On paper, May of 2013 looks like a pretty exciting month in astronomy, because there will be not one, but two eclipse events this month. Unfortunately for those of us living in North America, the first of these, a spectacular annular solar eclipse, won’t be visible. And while the second eclipse, a penumbral lunar eclipse, will be able to be seen in North America, there will be virtually nothing to see.
The annular eclipse of the sun will take place on May 9th. An annular eclpise is when the long umbral shadow cone of the Moon is too short to reach the Earth. In angular size, the Moon’s disk will appear about 4 1/2 percent smaller than the disk of the Sun, so the effect will be like placing a penny atop a nickel; a ring of sunlight will remain visible surrounding the Moon. The shadow path where the ring can be seen runs for thousands of miles, but will get no wider than 107 miles at greatest eclipse. Much of the path falls over the Pacific Ocean, but at or soon after local sunrise, the eclipse will slice across northern Australia, the extreme eastern tip of Papua New Guinea, and some of the nearby Solomon Islands. At the point of greatest eclipse, the ring phase will last 6 minutes 4 seconds.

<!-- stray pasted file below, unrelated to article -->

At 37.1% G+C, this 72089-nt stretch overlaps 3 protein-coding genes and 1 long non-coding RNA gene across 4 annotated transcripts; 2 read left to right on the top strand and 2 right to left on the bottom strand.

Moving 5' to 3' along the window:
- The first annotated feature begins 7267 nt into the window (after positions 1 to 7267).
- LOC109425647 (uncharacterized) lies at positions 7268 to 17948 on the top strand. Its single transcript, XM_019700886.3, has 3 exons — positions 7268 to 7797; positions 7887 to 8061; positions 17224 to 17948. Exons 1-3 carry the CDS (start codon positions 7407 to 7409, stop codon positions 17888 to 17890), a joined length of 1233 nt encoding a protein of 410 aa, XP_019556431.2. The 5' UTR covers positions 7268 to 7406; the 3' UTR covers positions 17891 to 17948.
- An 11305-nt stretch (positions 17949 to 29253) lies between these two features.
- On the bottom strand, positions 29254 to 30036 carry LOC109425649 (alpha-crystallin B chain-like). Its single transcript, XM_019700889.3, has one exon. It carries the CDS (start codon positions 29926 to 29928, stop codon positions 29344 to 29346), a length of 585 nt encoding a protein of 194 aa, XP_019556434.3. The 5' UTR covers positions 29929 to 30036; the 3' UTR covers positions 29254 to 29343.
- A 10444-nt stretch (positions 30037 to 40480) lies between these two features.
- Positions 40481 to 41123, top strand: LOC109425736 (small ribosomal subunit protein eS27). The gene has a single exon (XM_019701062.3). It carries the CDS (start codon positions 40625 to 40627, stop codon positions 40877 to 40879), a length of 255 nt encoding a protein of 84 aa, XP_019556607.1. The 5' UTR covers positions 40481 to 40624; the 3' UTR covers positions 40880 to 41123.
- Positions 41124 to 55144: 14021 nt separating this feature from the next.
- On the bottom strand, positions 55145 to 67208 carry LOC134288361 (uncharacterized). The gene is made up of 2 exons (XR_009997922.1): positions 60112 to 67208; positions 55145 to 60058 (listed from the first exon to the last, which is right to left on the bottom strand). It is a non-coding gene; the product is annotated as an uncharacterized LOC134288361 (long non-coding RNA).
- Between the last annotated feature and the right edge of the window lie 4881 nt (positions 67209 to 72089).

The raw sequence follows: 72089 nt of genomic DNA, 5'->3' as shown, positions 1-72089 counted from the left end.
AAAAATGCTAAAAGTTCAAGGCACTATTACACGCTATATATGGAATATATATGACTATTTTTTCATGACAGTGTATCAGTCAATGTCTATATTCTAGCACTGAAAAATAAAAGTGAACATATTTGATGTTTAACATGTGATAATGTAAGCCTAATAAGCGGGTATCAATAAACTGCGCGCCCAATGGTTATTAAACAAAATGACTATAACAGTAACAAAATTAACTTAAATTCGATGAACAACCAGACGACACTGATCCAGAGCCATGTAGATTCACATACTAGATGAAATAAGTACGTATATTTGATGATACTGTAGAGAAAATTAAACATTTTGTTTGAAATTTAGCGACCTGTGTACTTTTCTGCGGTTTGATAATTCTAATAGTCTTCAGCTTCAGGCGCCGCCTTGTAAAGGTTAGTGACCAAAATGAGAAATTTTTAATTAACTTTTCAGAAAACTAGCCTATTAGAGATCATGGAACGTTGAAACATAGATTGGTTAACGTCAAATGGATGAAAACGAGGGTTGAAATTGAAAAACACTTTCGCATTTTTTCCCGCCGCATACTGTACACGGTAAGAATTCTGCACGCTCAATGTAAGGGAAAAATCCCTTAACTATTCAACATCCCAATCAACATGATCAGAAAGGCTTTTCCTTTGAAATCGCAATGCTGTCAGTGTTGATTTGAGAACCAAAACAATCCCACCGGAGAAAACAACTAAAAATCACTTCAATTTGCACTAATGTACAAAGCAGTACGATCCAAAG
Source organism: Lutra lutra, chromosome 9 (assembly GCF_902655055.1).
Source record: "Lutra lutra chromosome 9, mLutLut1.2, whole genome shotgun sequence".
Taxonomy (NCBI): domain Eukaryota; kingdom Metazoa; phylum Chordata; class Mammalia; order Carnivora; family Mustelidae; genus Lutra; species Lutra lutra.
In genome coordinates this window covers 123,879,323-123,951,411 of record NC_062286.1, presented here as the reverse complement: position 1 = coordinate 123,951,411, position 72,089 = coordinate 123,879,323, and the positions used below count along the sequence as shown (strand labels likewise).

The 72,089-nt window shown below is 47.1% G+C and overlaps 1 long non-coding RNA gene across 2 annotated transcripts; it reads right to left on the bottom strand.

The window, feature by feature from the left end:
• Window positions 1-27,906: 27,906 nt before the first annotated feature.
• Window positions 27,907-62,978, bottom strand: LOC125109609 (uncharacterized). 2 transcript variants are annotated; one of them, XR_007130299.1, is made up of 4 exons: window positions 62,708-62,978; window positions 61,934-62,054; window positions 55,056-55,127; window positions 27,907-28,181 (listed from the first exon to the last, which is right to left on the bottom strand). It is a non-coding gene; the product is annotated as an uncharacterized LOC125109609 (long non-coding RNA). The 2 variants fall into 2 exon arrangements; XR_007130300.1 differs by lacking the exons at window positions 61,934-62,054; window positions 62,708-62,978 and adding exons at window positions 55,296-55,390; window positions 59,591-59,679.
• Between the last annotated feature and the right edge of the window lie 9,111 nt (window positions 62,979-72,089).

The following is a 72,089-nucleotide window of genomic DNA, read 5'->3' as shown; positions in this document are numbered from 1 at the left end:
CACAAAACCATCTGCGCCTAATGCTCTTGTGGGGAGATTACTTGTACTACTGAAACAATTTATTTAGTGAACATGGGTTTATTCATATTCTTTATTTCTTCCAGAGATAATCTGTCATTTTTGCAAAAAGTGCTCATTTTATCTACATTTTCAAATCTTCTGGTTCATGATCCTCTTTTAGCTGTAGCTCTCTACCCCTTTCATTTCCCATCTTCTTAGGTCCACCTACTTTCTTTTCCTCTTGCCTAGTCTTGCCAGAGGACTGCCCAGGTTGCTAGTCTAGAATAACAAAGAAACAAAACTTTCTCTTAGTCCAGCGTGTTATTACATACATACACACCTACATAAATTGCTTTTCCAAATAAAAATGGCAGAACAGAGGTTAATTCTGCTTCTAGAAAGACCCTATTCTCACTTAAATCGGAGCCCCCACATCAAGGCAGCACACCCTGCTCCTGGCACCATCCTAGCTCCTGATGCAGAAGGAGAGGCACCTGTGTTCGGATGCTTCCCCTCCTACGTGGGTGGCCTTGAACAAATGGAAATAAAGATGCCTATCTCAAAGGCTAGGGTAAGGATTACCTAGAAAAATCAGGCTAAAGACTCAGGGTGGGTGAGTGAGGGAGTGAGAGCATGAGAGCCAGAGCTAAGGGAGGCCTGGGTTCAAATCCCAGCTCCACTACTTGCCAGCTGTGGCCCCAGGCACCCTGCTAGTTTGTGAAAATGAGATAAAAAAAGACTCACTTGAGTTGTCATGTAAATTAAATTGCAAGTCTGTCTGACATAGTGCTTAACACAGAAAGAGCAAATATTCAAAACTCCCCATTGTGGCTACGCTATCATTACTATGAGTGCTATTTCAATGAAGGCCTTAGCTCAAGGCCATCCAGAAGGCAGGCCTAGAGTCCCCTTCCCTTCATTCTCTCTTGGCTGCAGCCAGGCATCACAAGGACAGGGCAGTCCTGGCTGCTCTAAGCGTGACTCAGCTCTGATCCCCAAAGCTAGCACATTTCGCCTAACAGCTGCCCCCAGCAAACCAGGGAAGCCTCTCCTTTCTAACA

Partial Eclipse Begins: 5:25 p.m. – Annular Eclipse Begins: 6:30 p.m. – Greatest Eclipse: 8:25 p.m. – Annular Eclipse Ends: 10:20 p.m. – Partial Eclipse Ends: 11:25 p.m.
The penumbral eclipse of the moon will begin late in the evening on May 24th, ending about an hour later, on the 25th. This eclipse is virtually a nonevent; the Moon’s lower limb barely grazes the Earth’s faint penumbral shadow. Although much of North America will be turned toward the Moon during the eclipse, there will be absolutely no trace of any perceptible darkening.
Moon Enters Penumbra: 11:44 p.m. – Middle of Eclipse: 12:10 a.m. Moon Leaves Penumbra: 12:36 a.m.
While the moon and sun may disappoint North American sky watchers this month,the planets will more than make up for it. During the period from May 23 to 29, three bright planets–Venus, Jupiter and Mercury–will gather closely together low above the west-northwest horizon, about 45 minutes after sunset. Such an unusual configuration is called a “trio.” The three planets will fit within a 5° circle – small enough to fit inside the bowl of the Big Dipper – during this time. They will appear closest together on May 27, when they’re separated by less than 2 1/2 degrees. Astronomers have named this configuration, which will shift over the following weeks, “the Dance of the Planets.”